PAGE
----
I was pleased to find I could still fit into my interview trouser suit (the grey one) and left home a mass of nerves shortly before 11am, in time for my appointment at 11:30. Of course, I had to wait a little in the central bank hall before being called, and while I did so, an older gentleman stumbled in, cradling his hand in a handkerchief, and wincing, took a seat opposite me. I asked him whether he was alright, and he told me he'd just taken a fall outside and had hurt his hand, arm and neck. I suggested we call the paramedics, but he said he didn't want a fuss and besides, lately this sort of thing seemed to happen to him more often than not. "All the more reason to have someone take a look," I said, and alerted one of the bank clerks to his condition. She brought him a glass of water and while we were trying to convince him that calling the ambulance service would be no trouble at all, the bank manager appeared on the scene, and it turned out it was him I'd come to see. So while he led the way upstairs, I explained what he'd just witnessed and he was immediately impressed. Just from this little -and for me as it turned out, fortuitous incident-, I'd already ticked the boxes of 'customer focus' and 'pro-activity'.
He led me into his office, offered me coffee, and introduced me to a teamleader (though not the one I would be reporting to if I got the job, as she had her day off) who would be conducting the interview with him. And I don't know, we seemed to have a natural rapport, and although we talked about my cv and work experience, it was all so friendly and open that we entered into a real dialogue and got on really well. We chatted amicably, the three of us, about all manner of things not just the job, but about the economy and architecture and about how I certainly didn't come across as a 47-year old, for almost two hours; after which I, remembering my next appointment at the job centre, asked them what next, how soon can I hope to hear from you? And then Erik, the bank manager, said he was sorry he couldn't decide then and there, because he was already convinced I'd be the right person for the job, but they did have a few more candidates to interview later in the week, and he'd let me know by Friday. He then walked me to the front door but didn't seem at all interested in showing me out; instead introducing me to several people on the workfloor. When I got downstairs, I asked the girl what had happened to the old man, and she said he'd sat there refusing to be seen by doctors or ambulance men, but had accepted a cup of coffee after which he'd got up and left; and Erik hazarded a guess that he'd probably been scared of losing his independence and ending up in a home if he had agreed to us calling the paramedics to the scene. Anyway, after a prolonged goodbye, I left them to get on with things and took the train back to The Hague (a 10 minute ride!).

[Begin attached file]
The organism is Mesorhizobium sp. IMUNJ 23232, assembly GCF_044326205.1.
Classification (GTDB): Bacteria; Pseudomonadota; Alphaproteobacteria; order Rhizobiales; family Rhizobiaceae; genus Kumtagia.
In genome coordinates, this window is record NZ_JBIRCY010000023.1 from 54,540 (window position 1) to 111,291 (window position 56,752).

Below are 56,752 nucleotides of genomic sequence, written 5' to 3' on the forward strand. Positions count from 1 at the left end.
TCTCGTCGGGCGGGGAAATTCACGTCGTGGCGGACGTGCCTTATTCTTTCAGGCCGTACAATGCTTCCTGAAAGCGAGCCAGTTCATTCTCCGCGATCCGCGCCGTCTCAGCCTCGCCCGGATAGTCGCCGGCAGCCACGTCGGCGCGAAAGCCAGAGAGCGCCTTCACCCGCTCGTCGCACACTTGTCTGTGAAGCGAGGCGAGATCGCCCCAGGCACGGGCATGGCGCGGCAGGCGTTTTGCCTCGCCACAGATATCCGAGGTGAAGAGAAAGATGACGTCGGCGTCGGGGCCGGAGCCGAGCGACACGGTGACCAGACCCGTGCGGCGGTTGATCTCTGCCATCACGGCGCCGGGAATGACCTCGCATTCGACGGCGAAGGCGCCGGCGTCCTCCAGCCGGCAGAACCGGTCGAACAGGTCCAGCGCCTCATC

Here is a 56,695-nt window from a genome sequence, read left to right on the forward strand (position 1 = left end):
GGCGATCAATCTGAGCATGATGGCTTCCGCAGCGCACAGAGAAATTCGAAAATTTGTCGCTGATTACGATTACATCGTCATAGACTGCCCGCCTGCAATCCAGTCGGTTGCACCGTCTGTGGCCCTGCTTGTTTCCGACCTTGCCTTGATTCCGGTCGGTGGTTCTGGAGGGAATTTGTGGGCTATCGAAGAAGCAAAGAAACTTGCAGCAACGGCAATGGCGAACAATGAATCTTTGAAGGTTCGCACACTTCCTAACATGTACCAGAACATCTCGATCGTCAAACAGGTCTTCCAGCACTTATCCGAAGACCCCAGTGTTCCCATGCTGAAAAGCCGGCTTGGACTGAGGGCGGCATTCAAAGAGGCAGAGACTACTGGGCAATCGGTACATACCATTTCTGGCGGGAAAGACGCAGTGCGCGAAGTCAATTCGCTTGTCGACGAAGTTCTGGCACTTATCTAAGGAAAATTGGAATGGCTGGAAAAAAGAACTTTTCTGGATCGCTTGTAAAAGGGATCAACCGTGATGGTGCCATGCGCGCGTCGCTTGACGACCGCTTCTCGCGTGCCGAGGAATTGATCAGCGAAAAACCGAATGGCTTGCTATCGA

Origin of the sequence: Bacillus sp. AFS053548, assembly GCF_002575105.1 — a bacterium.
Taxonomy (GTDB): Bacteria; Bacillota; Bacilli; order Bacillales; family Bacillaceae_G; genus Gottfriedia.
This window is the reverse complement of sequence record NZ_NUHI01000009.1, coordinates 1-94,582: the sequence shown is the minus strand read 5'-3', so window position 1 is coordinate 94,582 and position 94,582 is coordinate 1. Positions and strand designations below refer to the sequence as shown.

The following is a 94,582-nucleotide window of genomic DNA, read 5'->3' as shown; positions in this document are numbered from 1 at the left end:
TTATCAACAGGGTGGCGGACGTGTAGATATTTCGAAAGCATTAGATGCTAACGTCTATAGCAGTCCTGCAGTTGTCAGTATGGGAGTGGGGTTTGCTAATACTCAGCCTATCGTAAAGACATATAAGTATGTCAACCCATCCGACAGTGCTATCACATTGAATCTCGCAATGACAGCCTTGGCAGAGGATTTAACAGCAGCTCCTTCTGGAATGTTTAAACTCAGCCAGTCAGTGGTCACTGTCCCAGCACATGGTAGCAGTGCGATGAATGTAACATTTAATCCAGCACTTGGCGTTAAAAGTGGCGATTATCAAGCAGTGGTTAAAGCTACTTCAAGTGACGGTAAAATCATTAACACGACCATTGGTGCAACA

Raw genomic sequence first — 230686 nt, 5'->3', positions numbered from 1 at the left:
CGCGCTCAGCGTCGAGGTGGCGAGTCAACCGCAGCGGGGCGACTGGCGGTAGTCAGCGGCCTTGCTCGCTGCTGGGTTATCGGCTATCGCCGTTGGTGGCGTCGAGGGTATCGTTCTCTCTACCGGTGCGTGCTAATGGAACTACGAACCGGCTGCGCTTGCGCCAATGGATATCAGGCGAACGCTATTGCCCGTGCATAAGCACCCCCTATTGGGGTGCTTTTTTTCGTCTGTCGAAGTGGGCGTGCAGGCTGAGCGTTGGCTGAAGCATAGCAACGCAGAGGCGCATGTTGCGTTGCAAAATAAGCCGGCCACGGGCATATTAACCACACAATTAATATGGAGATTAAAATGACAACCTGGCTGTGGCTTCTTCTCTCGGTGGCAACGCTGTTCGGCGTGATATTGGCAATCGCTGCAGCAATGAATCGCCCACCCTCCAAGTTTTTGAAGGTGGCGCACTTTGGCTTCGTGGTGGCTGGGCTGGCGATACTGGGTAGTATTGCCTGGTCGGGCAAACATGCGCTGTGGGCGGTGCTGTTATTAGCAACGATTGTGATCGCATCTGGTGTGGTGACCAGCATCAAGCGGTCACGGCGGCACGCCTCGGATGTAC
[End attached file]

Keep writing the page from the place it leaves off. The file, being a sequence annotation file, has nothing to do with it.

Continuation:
I texted Erik en route to my next appointment, to thank him and Petra for their time and the interview and ended my message with a "Whatever happens next, I look to the future with confidence". He called back immediately to ask if I could come back for a second interview tomorrow morning, with the teamleader who was absent today, and at which he will also be present again. I said "Of course!", and so I've got another appointment there at 10am tomorrow. I think I shall wear my brown trouser suit...and then if they hire me, go out and buy a few more as at present, the grey and the brown are the only ones I have, and they do seem to have a rather formal dress code at the bank.
When I told the lady at the job centre how my job hunt had gone so far, she agreed with me that it looked promising.
Next up, dinner with some friends. I can't wait to tell them my news...although perhaps it would be best to wait until tomorrow...or Friday.